That was Jake’s custom greeting. Rocketing into you as hard as he could. Leaving bruises and scratches. Tearing and puncturing clothing. Just jumping, again and again and again. There was nothing to be done. Turning around only meant your defenses were down. Throwing your knees up only egged him on. That is how he greeted us his entire life. Although he did finally become acceptably gentle sometime when he was about nine years old.

In October of 2005, my future wife moved in with me. We always joked – at least I think it was a joke – that Jacoby was the deal sealer. That I had coaxed her into hanging out with us, but Jake was the reason why she stayed. Either way, he loved her and after I came home and she told me she had made him scrambled eggs, I knew we were meant to be.

We had to move to another apartment the following February, just a block away from the previous place. It wasn’t as nice, but it allowed two dogs. At least we think it did. Thinking back, we are pretty certain that we just figured since the property managers didn’t seem to care about the place, we felt like we could get away with two dogs. We got Bleu on Canada Day of 2006. Jake’s world changed forever. Rarely were these two guys ever separated. Jake seemed to teach Bleu almost everything he knew about being a big dog and Bleu was an apt pupil. Other than swimming, Bleu and Jake shared the same interests. Chewing, trails, eating. Bleu was little and could have been a real weenie, but Jake made sure he was awesome.

Both of these dogs have been a huge part of our lives. When I proposed to my wife, they were not only present, they were part of the question. I said that “Jake and I were wondering if she and Bleu wanted to make it official.” They were both at our wedding too. We always joked that they needed to take back their tuxes or that they were born ready for our wedding.

Jake was such a huge part of all three of our lives. Each one of us is struggling to get by without him. We can tell when Bleu kind of forgets for a minute. He will be really excited as we come in the door from a walk and then, he will just mope and lay where Jake used to lay. My wife and I catch ourselves doing and saying things that we have said for years. Only to pause for a moment while the realization washes over us and the tears come.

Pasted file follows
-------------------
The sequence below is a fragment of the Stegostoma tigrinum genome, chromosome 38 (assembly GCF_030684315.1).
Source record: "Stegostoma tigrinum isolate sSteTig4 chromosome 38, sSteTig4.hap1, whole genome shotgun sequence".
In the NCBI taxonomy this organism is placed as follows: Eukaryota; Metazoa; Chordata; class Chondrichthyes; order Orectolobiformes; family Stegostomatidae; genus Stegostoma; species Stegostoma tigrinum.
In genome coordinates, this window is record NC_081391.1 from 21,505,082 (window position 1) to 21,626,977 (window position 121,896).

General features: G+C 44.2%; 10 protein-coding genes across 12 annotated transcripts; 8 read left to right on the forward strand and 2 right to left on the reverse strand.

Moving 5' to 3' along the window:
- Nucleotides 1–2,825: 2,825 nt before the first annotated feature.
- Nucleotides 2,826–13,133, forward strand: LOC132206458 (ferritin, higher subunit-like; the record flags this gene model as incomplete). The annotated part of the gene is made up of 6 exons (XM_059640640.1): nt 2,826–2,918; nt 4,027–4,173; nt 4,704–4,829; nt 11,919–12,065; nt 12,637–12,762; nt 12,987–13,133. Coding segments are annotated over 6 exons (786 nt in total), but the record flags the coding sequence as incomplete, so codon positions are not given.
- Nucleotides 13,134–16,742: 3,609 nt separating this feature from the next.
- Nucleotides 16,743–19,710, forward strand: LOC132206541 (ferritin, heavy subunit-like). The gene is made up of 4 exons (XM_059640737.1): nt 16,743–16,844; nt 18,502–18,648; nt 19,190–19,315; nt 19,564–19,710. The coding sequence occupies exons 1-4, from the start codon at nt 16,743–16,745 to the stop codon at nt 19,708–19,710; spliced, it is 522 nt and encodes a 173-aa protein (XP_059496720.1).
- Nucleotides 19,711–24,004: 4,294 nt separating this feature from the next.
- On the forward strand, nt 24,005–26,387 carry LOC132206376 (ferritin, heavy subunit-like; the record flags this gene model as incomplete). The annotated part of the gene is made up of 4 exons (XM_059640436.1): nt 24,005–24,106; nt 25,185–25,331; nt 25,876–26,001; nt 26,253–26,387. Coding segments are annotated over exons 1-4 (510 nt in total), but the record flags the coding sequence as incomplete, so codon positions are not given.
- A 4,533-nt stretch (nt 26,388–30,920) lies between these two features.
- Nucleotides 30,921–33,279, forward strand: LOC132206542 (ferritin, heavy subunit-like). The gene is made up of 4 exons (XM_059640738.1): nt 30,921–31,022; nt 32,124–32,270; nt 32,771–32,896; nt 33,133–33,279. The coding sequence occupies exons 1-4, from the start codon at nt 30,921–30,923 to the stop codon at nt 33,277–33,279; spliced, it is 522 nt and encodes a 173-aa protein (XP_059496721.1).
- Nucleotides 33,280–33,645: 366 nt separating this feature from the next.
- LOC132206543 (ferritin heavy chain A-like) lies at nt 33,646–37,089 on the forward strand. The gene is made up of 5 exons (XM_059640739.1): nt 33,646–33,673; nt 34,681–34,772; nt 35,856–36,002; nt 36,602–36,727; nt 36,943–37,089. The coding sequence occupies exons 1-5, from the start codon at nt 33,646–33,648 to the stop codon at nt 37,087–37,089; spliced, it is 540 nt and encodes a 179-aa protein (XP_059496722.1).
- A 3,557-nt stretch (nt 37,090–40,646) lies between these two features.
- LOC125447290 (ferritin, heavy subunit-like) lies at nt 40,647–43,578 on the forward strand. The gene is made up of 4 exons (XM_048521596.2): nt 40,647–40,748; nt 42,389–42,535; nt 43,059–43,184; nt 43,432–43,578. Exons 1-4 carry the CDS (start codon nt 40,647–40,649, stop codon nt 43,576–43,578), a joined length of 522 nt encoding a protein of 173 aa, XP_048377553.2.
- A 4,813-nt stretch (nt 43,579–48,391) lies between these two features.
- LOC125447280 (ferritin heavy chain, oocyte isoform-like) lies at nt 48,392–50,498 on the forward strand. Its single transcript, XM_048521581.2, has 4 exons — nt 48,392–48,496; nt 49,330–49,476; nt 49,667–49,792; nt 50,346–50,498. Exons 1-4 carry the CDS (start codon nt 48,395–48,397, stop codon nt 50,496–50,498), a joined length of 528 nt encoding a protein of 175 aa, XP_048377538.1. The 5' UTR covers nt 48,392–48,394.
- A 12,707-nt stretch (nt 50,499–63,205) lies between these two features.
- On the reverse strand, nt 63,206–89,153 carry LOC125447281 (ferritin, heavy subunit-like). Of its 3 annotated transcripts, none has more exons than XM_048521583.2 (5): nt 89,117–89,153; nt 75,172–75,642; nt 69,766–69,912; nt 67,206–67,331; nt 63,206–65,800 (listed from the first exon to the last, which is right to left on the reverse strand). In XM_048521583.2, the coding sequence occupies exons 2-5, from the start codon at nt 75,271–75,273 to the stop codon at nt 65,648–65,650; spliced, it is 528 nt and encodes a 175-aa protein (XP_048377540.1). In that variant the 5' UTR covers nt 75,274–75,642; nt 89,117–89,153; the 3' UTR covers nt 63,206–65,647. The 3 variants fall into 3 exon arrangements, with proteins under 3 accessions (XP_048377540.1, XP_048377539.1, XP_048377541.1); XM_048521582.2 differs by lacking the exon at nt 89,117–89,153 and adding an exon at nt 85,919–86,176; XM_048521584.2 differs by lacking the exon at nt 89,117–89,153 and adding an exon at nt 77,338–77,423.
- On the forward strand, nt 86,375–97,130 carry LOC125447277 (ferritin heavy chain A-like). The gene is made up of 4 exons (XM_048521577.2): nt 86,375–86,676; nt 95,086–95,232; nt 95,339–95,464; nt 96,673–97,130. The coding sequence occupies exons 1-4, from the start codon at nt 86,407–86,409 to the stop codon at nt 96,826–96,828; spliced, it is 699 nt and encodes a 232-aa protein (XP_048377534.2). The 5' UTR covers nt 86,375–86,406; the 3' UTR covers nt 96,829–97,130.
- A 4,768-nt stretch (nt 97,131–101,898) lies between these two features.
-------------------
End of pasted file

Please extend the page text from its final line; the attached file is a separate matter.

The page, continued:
We loved Jake so very much, for so very long. He loved us right back. We will alway remember, just a few days before he passed, how he rallied. It was a Thursday and my wife went for a run on the trail and I walked the boys behind her. I let them off leash a little soon and Jake caught sight of her and he just ran! He wasn’t listening to me. His only thought was to get to his mom. It was so good to see him gallop, he hadn’t moved like that in so long. In some way, I guess we should have figured that could have been his last hurrah.

The next day he was tired, but in good spirits. On Saturday though, we were both really starting tell that he wasn’t feeling better. On Sunday morning he woke up and climbed into bed with us. This was something else he hadn’t done in awhile, even though we had pulled the box spring out so the bed was no higher than our couch. He crawled up between us and rolled over on his back wanting a belly rub. It was weird, but I knew it was coming then.

Later on that day we made the call to our vet and I left a tearful and whispery message on the machine. That night we pulled our pillows, blankets, and all the dog beds into the living room. All four of us slept nearby. Sometimes he slept on the couch with my wife. Other times he was down on the rug with me. At one point I moved my hand and touched his soft fur and then realized that he and Bleu were lying right by each other.

In the morning, I made the call again because I wanted to make sure they had gotten the message. He was no longer comfortable and we knew we were just delaying the inevitable. Then we just spent our last few hours together. I pretty much cried all day and kept hugging him. I was dreading what was happening. I couldn’t believe that the time had come. The time that had always felt so far away that it seemed like it couldn’t happen.